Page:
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ELECTRONIC DESIGN AUTOMATION China pursues domestic electronic design automation industry

From Luke James

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EDA tools are at the core of modern chip production. Now that it has been cut off from access to the United States EDA tools market, China is quickly developing a homegrown industry as it continues to do battle with the U.S. for global chip market dominance.

The EDA market in China has historically been relatively small.
The EDA market in China has historically been relatively small.
(Source: ©Andrii -

It’s no secret that one of modern China’s core ambitions is to become wholly independent when it comes to the design and development of computer chips. For several years now, Chinese semiconductor firms have received increasingly higher levels of investment and backing from both the private sector and central government—more recently including state funds for a USD2.35 billion SMIC plant—and the controversial communist state is now very much in a full-blown race with the United States to build the chip technology of tomorrow and dominate the global market.
To aid this chip design effort, many private companies, again with assistance from the state, have been setting up their own electronic design automation companies.

Electronic design automation in China

Electronic design automation (EDA) software tools are essential for the development of the extremely complex semiconductors that we all rely on today. They help chipmakers design and produce core components of computer chips such as integrated circuits (ICs) and printed circuit boards (PCBs).

The EDA market in China has historically been relatively small and where the country lags significantly behind its rivals. The Chinese EDA market that does currently exist is dominated by foreign companies—namely Synopsys, Cadence, and Mentor. As the key technology behind ICs and PCBs, and thus an indispensable technology for designing and manufacturing computer chips, the EDA market is in desperate need of some homegrown innovation in China.

The ongoing U.S.-China trade tensions, which have also restricted China’s access to the U.S. market for EDA solutions, among other things such as an increase in electronics companies in the general Asia-Pacific region, have contributed to an appetite for more domestic innovation, and investments in the Chinese EDA space have been rapidly shooting up as a result.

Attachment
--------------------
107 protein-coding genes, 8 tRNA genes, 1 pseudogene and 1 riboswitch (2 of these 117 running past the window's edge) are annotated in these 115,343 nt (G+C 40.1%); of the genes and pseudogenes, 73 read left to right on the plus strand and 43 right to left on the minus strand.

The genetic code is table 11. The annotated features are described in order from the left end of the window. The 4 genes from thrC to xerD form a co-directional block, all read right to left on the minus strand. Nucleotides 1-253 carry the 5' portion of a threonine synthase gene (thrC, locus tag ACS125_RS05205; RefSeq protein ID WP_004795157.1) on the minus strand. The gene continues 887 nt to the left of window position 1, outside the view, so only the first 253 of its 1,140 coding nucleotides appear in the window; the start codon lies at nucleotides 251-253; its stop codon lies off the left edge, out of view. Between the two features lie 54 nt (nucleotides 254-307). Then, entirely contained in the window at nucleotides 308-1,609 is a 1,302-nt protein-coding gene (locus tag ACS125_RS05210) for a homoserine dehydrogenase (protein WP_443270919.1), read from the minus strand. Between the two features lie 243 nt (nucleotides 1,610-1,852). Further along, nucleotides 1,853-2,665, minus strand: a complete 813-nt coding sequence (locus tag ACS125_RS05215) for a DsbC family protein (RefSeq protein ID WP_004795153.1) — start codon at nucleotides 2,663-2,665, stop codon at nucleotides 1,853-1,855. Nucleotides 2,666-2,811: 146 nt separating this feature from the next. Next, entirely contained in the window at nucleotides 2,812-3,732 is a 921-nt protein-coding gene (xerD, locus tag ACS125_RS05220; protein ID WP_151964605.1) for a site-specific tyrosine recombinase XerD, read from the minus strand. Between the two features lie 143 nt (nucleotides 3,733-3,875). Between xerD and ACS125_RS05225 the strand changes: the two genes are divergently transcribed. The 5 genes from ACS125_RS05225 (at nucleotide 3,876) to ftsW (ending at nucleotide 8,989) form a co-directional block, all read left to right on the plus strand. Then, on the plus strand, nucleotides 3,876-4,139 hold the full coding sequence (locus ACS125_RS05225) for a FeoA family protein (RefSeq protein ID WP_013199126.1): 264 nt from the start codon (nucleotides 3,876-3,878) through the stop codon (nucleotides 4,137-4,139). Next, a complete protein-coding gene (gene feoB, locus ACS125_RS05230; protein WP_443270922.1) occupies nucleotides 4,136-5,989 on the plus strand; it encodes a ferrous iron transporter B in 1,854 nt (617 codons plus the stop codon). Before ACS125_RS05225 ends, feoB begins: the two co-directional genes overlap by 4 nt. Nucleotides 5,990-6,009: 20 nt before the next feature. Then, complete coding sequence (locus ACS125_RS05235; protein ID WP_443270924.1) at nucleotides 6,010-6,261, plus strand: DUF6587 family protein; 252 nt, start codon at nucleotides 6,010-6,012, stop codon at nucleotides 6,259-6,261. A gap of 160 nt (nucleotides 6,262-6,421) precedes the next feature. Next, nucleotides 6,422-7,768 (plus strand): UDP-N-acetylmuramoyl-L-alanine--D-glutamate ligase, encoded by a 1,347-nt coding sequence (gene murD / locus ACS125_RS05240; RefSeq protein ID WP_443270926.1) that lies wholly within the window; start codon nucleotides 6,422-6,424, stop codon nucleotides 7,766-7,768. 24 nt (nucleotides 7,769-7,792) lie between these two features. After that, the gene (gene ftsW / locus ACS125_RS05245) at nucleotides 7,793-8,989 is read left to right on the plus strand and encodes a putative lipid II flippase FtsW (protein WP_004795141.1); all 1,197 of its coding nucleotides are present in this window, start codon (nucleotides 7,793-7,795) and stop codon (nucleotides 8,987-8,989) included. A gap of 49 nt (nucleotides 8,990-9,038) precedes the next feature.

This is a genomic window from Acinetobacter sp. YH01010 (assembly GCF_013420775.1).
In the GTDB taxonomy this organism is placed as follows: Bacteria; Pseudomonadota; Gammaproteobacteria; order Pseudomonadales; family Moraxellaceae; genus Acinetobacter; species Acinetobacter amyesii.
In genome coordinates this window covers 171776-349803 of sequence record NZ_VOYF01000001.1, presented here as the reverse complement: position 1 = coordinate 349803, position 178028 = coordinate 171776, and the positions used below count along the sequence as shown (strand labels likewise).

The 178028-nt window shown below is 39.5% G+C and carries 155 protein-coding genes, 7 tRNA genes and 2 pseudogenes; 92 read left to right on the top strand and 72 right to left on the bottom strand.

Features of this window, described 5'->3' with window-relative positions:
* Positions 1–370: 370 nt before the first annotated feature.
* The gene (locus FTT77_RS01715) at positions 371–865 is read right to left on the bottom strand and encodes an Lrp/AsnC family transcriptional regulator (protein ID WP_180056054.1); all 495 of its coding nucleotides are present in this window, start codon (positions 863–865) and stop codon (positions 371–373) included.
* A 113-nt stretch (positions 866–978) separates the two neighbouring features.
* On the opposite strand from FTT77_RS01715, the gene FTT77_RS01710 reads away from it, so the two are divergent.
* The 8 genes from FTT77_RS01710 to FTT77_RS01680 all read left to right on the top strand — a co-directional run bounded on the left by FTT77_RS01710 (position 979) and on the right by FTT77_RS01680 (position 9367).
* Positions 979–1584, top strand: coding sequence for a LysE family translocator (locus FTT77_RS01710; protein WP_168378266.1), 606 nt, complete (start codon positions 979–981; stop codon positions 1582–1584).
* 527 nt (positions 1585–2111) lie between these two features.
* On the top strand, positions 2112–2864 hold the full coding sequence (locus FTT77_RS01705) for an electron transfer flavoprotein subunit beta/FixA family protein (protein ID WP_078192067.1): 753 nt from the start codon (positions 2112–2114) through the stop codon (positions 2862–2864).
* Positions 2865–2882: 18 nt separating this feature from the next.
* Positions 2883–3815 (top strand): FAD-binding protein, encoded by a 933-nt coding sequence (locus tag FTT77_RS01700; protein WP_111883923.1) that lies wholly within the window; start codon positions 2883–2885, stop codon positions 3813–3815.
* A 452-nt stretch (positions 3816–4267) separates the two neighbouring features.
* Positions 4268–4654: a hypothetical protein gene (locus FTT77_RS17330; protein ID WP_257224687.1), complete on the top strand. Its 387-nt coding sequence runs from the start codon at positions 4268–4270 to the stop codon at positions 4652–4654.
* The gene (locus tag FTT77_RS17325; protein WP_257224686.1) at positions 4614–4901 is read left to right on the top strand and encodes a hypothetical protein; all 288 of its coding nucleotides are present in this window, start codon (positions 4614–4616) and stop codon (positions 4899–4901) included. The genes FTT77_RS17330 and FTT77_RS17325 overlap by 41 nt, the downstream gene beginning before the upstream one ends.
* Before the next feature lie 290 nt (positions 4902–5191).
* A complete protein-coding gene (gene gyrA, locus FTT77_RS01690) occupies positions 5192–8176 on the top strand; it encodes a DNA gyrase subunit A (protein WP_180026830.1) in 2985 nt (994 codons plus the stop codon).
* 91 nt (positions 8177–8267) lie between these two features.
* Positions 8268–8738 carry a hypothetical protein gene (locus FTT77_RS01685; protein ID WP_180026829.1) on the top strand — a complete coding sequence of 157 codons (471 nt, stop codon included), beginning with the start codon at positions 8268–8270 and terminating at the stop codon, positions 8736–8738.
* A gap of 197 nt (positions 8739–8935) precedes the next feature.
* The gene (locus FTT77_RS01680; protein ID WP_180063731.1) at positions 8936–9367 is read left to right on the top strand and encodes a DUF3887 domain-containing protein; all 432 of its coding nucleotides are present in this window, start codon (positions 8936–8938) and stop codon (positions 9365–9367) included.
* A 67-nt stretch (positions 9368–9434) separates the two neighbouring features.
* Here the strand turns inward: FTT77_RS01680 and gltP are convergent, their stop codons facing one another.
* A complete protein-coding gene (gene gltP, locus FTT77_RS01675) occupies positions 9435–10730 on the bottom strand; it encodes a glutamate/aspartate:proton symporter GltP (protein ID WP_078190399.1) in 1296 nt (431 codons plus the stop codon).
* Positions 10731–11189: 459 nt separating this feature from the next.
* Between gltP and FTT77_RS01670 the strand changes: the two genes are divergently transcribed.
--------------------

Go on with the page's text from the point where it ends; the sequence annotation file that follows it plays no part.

Poised for Rapid Growth

According to a press release from MarketWatch, the Chinese EDA tools market is expected to achieve a compound annual growth rate of 10.2 % between 2020 and 2025, with the global EDA market expected to reach USD20.89 billion by 2027, up from USD10.20 billion in 2019.
One of China’s biggest companies in the EDA space is X-Epic. Founded in March 2020 by Wang Libin, former vice general manager at Synopsys, the company reportedly raised at least 100 million Chinese Yuan (roughly USD15.4 million) in its Pre-A round of financing led by China V Fund (Yuhui Capital) and has since undergone additional successful rounds. Other big EDA firms include Hejian Industrial Software of Shanghai and Advanced Manufacturing EDA Co. (‘Amedac’), of Hefei. Both companies are also very new. Hejian was founded in May 2020 and Amedac was founded in September 2020, both by former veterans of Synopsys, which itself has an investment in Amedac.

Completely cut off from the state-of-the-art U.S. semiconductor industry and complementary markets such as that for EDA tools, Chinese innovators have had no choice but to quickly pull together resources and develop homegrown tools with support from the pockets of venture capitalists and, to a large extent, the country’s domestic semiconductor industry. The Chinese government is also heavily involved with its own “IC Big Fund”, which has been involved in several financing rounds for EDA start-ups in China.
This commitment to domestic EDA is definitely paying off. In November 2020, X-Epic presented one of the country’s first successful homegrown EDA solutions known as ‘EpicElf’, an FPGA verification tool. The fact that China has very quickly managed to get its own EDA industry off the ground is nothing short of impressive. And with access to the deep pockets of the Chinese government, it’s a virtual certainty that the market will grow at a rapid pace over the next few years as it continues to do battle with the U.S. for chip market dominance.

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